John Lopez, Ensign’s chief of staff, played the key role in helping to resolve the matter on terms more favorable to Allegiant.

After some of Ensign’s other staffers reported “grave concerns” about Hampton’s conduct, Ensign had ordered Lopez to act as the sole point of contact with Hampton on matters related to Allegiant and other companies.

Lopez, who gave sworn testimony to a special counsel under a grant of immunity from prosecution, said the purpose of that arrangement was to provide a layer of legal protection for the senator, who was aware that Hampton’s conduct was highly questionable.

Lopez told the committee that he contacted key Department of Transportation staffers about the Allegiant issue on several occasions at Hampton’s urging.

Eventually the feds agreed to settle the matter with a consent order calling for a $50,000 penalty. Just $10,000 of that was due in cash, with another $15,000 to be spent on changing Allegiant’s website display. The other $25,000 would be charged only if Allegiant violated the consent order.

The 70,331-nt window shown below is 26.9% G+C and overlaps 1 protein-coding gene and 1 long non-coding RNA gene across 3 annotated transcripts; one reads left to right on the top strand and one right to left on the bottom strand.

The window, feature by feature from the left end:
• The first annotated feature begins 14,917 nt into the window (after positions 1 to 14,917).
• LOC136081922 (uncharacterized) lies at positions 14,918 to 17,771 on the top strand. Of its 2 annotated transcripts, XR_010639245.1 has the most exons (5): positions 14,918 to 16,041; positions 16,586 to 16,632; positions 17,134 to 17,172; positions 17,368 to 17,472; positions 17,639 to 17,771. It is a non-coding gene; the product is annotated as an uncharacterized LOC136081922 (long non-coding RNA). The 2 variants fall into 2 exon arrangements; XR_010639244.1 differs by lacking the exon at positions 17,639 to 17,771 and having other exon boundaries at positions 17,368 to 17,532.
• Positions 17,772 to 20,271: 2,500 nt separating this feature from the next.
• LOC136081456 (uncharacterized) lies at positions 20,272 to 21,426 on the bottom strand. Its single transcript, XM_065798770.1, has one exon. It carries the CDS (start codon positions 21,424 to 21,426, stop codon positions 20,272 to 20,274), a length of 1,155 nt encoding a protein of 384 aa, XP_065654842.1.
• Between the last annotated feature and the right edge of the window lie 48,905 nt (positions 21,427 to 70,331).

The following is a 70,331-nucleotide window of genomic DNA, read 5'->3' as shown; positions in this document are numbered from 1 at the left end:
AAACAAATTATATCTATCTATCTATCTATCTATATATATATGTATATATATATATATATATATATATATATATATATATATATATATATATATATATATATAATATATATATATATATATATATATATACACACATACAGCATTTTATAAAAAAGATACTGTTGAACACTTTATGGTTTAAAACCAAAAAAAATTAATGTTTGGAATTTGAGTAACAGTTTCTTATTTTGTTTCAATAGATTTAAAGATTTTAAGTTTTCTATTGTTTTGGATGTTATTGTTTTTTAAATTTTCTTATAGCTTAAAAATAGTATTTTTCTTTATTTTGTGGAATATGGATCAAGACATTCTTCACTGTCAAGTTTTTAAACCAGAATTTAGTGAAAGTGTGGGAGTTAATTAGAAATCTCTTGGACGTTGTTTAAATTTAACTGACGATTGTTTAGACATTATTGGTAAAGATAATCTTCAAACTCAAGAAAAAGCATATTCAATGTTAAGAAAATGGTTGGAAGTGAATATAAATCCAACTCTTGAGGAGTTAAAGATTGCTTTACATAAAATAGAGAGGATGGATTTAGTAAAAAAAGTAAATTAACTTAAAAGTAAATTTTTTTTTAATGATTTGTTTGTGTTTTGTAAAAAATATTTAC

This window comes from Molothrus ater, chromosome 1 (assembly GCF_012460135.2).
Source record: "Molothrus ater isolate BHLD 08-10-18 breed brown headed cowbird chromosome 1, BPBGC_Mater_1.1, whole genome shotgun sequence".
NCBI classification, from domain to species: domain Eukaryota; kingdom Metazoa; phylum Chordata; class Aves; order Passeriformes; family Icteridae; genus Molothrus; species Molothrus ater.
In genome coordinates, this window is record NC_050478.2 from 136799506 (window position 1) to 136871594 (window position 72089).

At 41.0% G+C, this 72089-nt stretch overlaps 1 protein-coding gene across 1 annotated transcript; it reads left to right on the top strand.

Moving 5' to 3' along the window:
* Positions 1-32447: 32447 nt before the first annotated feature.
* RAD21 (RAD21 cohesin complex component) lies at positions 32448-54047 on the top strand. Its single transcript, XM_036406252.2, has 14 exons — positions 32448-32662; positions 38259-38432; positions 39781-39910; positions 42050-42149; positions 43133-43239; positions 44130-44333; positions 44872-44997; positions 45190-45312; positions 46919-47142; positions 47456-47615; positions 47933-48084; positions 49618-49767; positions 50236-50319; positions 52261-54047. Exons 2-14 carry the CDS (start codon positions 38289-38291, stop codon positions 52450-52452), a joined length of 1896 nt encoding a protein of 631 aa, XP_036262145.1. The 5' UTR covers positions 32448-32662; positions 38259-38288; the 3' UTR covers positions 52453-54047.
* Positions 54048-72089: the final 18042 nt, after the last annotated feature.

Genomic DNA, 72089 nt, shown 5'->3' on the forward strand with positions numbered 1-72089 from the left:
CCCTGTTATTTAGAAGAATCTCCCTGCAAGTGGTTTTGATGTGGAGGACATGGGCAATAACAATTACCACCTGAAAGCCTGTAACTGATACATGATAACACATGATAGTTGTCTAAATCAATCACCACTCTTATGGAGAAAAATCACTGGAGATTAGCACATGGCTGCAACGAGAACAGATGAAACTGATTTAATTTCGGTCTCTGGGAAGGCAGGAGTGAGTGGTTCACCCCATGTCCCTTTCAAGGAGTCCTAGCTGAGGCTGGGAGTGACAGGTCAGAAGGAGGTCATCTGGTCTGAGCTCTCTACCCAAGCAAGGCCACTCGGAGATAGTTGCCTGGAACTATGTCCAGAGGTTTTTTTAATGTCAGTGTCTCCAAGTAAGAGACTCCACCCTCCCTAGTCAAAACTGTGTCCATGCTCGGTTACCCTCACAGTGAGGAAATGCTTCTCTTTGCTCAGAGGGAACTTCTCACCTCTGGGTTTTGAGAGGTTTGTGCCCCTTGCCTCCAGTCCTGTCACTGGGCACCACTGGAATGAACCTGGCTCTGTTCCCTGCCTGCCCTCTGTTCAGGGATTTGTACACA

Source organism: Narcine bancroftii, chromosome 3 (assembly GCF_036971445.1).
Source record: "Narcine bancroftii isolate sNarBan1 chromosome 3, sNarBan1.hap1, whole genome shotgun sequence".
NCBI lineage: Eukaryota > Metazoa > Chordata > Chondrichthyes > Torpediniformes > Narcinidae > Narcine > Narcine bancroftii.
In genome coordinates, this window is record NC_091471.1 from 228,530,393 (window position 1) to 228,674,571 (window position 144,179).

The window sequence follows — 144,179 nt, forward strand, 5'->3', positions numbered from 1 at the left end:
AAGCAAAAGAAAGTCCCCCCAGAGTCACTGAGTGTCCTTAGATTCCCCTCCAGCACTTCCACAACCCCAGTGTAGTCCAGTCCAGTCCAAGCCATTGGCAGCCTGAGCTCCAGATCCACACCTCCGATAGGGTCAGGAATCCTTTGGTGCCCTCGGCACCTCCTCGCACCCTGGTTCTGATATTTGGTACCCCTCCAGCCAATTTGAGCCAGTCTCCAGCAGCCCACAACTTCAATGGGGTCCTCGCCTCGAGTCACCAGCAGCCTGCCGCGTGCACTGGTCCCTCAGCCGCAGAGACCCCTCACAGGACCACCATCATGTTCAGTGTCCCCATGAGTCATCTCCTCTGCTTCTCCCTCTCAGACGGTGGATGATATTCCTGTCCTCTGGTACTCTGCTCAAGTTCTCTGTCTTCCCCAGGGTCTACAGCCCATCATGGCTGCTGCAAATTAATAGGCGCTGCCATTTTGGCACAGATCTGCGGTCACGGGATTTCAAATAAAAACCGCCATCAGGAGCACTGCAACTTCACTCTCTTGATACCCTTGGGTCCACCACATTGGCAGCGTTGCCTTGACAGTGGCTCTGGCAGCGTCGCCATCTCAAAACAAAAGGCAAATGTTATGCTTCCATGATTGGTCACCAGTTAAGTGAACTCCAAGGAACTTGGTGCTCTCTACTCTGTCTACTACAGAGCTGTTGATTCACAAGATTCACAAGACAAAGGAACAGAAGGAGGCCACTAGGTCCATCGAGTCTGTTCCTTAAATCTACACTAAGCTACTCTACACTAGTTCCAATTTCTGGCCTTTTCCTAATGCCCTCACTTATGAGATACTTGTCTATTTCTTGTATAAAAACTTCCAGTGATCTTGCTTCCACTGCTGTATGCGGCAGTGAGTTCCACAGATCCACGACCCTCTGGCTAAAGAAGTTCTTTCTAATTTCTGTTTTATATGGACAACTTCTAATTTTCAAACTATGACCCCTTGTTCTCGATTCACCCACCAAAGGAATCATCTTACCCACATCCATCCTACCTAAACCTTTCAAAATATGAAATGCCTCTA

The Republican senator apparently did not lose all access to the Department of Transportation after Democrat Barack Obama moved into the White House.

The Senate report says that at Hampton’s urging, Ensign arranged a March 2009 meeting between Allegiant CEO Gallagher and Ray LaHood, Obama’s Secretary of Transportation.

The Senate committee has sent its report to federal prosecutors for possible further action against Ensign for “aiding and abetting” Hampton’s alleged offenses, as well as for obstruction of justice, making false statements, and campaign finance law violations.

INVESTIGATION DOCUMENTS For the letters and reports on the investigation: http://ethics.senate.gov/

Click on "Special Counsel’s Report of the Preliminary Inquiry" under May 12, 2011.